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Can Enterprise Software be "Sexy"?

What is enterprise software? Is it to do with the size of the company? The companies with >250 employees that can't be called SMEs? Or is it the type of software that only becomes useful when it's used in a business or a part of Government? It often seems to be the software that has to come with a three-letter acronym such as ERP, CRM, MRP, ECM, PLM or DMS. 

There's been something of a stir recently to promote the idea that "enterprise software is sexy" again. For example, there was a keynote speech with this theme at the AIIM Expo in March by Aaron Levie, the CEO of Box.net.

To an extent, his message is a re-make of a point first put over by 37 Signals, the makers of products such as Basecamp, when they wrote that the reason "why enterprise software sucks" was because it involved software vendors who built for buyers who in turn were disconnected from their users. The buyers mostly worked from a RFQ-type model with lists of features, and vendors learnt the cost of a few "non-compliant" disclosures was to lose the sale. That would be fine if the list really was a true and accurate statement of requirements, but it rarely was. That became clear with the increase in software product web-based demos and the rise in Web 2.0 consumer-oriented, on-demand products. People frequently opt for the product with fewer features but has an easy and intuitive user experience. "Don't make me think" becomes the same as "don't bombard me with features I don't need or want".

There's a very good reason why software companies stay interested in enterprise software. It's true that the Smartphone application market is in a high-growth phase right now, but that means the total market went from $1.7B in 2009 to maybe $3B in 2010. Google has famously used its search engine to make money in the web advertising industry, but they share that market worth around $20B. In enterprise software, the annual ERP spend alone is around $40B. As Aaron says in his video, the US Government spends $80B. Spending by financial services institutions was over $350B in 2009, and that after a decline caused by the banking crisis.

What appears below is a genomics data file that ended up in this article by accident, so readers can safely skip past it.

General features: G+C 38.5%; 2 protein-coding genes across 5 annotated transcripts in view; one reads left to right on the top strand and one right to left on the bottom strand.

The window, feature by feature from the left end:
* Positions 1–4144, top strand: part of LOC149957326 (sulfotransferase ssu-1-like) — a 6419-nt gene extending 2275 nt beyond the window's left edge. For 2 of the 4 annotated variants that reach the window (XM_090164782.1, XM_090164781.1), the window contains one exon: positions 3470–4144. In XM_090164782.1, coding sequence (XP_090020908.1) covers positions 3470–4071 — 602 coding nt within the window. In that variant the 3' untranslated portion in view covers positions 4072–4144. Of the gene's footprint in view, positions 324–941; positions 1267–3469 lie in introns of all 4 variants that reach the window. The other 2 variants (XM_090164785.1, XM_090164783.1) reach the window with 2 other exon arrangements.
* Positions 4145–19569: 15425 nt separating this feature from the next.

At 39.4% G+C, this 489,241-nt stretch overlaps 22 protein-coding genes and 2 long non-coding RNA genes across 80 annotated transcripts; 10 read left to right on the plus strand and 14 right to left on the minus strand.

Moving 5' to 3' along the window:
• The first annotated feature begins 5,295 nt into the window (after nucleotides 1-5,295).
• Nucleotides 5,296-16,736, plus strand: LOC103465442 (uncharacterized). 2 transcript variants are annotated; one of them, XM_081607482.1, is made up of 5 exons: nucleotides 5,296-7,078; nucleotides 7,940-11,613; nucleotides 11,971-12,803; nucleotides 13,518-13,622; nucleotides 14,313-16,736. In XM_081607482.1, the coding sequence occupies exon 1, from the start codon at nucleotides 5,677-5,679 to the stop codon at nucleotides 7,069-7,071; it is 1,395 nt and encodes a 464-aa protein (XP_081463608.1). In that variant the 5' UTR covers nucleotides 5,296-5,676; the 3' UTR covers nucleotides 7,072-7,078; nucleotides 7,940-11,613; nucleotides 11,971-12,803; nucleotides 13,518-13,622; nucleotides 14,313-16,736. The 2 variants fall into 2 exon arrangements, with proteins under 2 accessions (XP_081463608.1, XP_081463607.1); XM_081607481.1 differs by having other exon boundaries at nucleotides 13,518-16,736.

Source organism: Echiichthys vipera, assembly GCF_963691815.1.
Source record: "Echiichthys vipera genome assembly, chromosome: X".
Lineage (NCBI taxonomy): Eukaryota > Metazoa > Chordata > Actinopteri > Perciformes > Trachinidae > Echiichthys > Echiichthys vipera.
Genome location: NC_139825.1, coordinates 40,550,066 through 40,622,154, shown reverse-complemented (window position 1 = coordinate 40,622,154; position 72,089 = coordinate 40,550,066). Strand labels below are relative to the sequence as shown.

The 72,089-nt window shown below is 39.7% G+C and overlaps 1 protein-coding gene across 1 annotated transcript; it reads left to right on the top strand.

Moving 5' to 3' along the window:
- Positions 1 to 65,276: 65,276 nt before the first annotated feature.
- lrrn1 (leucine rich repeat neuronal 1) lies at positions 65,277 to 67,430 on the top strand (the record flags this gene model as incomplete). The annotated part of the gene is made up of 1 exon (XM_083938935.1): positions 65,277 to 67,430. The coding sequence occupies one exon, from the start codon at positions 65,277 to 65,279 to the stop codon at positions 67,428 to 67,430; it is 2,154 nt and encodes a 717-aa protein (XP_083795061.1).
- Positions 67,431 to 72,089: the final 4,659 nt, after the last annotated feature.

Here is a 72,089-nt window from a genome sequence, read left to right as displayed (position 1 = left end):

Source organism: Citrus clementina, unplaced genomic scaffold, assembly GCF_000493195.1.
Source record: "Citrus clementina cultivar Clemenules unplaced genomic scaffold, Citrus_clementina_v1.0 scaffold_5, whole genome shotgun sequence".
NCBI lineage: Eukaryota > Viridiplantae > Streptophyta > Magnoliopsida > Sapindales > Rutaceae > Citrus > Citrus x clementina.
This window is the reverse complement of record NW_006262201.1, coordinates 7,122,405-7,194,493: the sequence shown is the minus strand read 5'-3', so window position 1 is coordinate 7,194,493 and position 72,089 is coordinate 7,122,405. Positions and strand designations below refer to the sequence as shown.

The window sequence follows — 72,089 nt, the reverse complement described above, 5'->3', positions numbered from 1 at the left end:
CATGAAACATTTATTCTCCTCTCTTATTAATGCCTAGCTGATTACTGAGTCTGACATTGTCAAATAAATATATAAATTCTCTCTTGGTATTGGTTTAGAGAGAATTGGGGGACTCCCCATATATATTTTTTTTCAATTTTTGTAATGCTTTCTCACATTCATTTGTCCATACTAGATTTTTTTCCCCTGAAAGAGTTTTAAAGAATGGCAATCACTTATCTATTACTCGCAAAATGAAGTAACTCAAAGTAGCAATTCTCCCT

If you look back less than a decade in the enterprise software industry, as Tien Tzuo of Salesforce.com does in this talk, there's been a shift from a "field-sales" model, where traditional sales representatives won deals from big customers, to a "two-tier-sales" model where customers come to your website and do a major amount of their product research there using the on-line evaluation demo or by registering for an account.

Back then, those user/customers wouldn't have had that chance to test-drive the software, and it was the hey-day of the heavy-touch sales rep, the buying committee and the list of RFQ 'must haves'.

There are a number of disruptions currently driving the enterprise software industry. There's SaaS, there's open source licensing, there's mobile apps and there's the constant shifts in popularity between different architectures and platforms.

There's a shift from the traditional marketing mantra of segment, target and position the product to one where software vendors build website demos and do their utmost to get prospective users to see them. Aaron Levie wonders why the old metaphor of enterprise software sales was big-game hunting, where the unfortunate enterprise customer had to be the elephant prey. Maybe now the better metaphor is that of bowerbirds, where the male of the species makes the most attractive nest-site possible to attract a mate.

It's all back to sex, again.

But you'll have to excuse me now. It's time to go and pore over today's Analytics for our nest-site web-site.

Value of a DMS for product development

Tags: Enterprise Software, Business Process Models